A lot or a little?
The parents' guide to what's in this TV show.
What parents need to know
Parents need to know that Penny Dreadful: City of Angels, a spinoff of the popular Penny Dreadful series, features all the violent and disturbing content the franchise is known for. People are gruesomely killed (burned alive, shot, etc.), and bloody, mutilated corpses are shown. There’s some strong sexual innuendo and occasional full-frontal nudity. Cursing is frequent, and includes "goddamn," "bastard," "bulls--t" and "f--k," and racial epithets are also common. Characters drink an array of alcoholic beverages, and there's also cigarette smoking. Mexican-American culture and folklore, the spirit world, racism, political corruption, anti-Semitism, and nationalism are all central themes. This dark and violent supernatural drama is best for mature teens and adults.
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What's the story?
PENNY DREADFUL: CITY OF ANGELS, a California-themed installment of the Penny Dreadful franchise, brings chaos to 1938 Los Angeles. New homicide police detective Tiago Vega (Daniel Zovatto) is the first Mexican-American detective in the LAPD. Along with his Jewish partner, Detective Lewis Michener (Nathan Lane), he's investigating the gruesome murder of an upper-middle class Beverly Hills family. The pair soon finds themselves caught in the middle of the city’s growing political and racial tensions, caused in-part by the city’s plans to destroy Mexican-American communities for the sake of urban development. There is also a rise in nationalist sentiment fueled by Nazism. As a result, the time is ripe for Magda, (Natalie Dormer), a shape-shifting descendant of England’s spirit world, to wreak havoc wherever she goes.
Is it any good?
This well-crafted series combines the Victorian penny dreadful storytelling tradition with Southern California’s political, industrial, and culturally-rich history to create a unique horror-filled experience. The narratives spun here are decidedly American, and the connection to its British past may seem distant. But Magda’s presence is a constant reminder of the relationship, and her presence becomes inextricably linked with Mexican-American traditions and folklore involving the spirit world.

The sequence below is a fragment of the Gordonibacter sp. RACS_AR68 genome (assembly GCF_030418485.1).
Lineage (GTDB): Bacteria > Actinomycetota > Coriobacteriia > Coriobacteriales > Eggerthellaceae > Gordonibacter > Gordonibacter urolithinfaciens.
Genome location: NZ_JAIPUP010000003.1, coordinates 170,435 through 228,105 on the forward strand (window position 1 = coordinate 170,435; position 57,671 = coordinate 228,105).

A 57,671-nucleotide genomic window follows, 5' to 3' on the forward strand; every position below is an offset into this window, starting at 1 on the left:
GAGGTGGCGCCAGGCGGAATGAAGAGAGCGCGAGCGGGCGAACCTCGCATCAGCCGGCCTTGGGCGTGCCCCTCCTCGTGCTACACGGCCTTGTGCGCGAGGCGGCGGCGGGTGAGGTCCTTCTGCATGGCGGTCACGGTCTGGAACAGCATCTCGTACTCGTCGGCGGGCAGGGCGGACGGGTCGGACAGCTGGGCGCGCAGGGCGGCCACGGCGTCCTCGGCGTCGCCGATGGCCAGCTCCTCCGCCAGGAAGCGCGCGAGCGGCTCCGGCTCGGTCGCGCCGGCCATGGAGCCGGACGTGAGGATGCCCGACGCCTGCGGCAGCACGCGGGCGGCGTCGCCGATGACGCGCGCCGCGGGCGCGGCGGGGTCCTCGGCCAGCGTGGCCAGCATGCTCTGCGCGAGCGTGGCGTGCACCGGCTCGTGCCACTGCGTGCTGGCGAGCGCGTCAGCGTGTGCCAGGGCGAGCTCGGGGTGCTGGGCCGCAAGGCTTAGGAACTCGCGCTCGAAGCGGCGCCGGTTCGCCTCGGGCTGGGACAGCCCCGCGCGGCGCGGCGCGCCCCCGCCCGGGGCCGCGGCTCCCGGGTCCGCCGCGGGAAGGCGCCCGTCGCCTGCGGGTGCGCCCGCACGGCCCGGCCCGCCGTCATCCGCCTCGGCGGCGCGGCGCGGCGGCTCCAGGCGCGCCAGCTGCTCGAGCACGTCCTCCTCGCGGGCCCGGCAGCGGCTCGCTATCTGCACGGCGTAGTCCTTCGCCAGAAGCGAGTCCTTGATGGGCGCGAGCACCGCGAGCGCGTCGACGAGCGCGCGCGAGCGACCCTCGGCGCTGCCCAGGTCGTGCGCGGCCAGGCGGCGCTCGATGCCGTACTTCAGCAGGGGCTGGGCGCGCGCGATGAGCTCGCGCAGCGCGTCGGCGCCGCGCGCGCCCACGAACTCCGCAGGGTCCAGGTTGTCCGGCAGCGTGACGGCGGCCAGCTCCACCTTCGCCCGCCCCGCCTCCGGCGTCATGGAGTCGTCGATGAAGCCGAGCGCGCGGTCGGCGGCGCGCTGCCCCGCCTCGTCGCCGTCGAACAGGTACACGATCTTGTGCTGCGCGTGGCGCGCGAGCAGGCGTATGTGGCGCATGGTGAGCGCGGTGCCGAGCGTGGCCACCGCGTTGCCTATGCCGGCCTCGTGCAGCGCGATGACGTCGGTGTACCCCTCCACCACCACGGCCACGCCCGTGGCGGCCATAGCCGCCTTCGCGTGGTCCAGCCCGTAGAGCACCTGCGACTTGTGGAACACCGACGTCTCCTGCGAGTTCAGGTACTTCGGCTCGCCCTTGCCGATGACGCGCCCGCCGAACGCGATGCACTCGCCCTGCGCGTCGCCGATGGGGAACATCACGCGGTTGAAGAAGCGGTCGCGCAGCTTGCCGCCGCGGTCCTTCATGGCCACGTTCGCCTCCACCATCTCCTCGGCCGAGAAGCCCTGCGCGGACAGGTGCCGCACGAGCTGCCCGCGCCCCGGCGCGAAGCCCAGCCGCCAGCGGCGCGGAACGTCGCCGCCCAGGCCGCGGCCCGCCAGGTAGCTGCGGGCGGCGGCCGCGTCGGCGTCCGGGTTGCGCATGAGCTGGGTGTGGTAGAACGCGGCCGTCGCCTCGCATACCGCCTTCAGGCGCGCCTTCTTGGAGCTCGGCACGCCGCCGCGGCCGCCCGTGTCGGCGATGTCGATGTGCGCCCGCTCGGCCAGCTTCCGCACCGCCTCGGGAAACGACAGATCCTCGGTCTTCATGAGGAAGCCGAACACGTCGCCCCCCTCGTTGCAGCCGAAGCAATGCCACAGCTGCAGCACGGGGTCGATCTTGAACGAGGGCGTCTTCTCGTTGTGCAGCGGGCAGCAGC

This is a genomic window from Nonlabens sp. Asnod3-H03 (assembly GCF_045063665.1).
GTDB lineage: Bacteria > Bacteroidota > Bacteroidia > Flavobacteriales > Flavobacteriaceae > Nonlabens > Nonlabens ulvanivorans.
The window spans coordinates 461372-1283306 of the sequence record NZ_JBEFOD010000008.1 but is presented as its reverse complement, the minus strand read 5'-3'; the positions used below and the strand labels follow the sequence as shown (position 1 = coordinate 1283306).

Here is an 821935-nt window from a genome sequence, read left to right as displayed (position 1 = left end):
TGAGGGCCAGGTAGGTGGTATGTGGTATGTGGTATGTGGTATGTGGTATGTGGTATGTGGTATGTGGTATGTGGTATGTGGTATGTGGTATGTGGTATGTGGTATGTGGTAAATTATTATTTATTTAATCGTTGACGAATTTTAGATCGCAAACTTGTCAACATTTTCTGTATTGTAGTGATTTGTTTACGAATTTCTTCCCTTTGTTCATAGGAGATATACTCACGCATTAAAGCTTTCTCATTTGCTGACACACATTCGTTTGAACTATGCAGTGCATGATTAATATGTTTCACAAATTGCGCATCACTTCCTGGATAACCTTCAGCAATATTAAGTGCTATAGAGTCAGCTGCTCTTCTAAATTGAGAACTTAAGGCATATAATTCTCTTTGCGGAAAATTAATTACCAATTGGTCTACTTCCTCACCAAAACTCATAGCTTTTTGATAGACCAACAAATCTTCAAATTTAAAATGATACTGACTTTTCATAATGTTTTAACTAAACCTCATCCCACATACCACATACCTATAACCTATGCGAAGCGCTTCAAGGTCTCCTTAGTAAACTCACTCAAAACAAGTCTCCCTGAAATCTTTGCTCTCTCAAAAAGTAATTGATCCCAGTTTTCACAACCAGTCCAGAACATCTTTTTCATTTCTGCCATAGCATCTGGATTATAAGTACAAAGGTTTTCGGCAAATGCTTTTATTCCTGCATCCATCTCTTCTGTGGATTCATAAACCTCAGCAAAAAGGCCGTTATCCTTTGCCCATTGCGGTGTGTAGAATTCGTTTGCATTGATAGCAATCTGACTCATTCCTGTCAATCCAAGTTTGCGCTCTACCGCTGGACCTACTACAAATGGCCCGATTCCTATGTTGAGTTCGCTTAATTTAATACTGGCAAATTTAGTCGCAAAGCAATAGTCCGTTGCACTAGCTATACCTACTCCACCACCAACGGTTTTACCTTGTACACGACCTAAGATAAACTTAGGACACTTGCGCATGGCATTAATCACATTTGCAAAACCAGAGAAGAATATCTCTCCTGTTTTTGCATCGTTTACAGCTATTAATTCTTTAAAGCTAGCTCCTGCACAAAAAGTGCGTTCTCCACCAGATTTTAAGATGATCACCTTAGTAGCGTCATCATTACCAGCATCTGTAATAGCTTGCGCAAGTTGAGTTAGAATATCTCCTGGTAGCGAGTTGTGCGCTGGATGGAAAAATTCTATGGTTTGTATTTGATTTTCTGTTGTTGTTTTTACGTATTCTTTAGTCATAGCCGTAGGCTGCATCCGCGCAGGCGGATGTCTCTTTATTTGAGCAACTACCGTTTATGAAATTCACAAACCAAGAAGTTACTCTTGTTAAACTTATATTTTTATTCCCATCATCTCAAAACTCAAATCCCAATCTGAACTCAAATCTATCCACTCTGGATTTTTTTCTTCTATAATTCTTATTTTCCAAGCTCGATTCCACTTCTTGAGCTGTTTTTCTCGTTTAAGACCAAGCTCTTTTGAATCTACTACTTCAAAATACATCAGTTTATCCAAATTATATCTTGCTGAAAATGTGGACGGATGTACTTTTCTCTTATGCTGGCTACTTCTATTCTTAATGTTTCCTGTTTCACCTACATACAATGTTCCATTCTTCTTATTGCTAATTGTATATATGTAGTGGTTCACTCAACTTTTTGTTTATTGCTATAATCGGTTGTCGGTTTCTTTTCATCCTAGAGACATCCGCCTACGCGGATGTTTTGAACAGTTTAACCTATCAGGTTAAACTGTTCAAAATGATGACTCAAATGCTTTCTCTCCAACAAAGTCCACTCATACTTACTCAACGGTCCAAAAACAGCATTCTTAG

As the murder investigation collides with the supernatural, it creates a clever forum that highlights the disturbing political attitudes and racial tensions of the time. But Magda’s demonic exploitation of these social ills serves to magnify the weaknesses of a divided society. The fact that some of the dialogue sounds similar to contemporary rhetoric is equally as disturbing. It may not be as gothic as the original, but Penny Dreadful: City of Angels offers an entertaining and well-produced series that’s worth tuning into.
Talk to your kids about ...
Families can talk about how Penny Dreadful: City of Angels combines California history and culture with a popular crime storytelling format. What elements are present from each genre? Do you think they're well-integrated?
What role does violence play in the penny dreadful stories that harken back to 19th century Victorian England? For this new television iteration, do you think the graphic violence helps propel the story?
How does this series present social issues like racism and anti-Semitism? Are these interpretations of the time historically accurate? Do they reflect any issues in 21sh century American life?
Our editors recommend
For kids who love supernatural fantasy
Common Sense Media's unbiased ratings are created by expert reviewers and aren't influenced by the product's creators or by any of our funders, affiliates, or partners.
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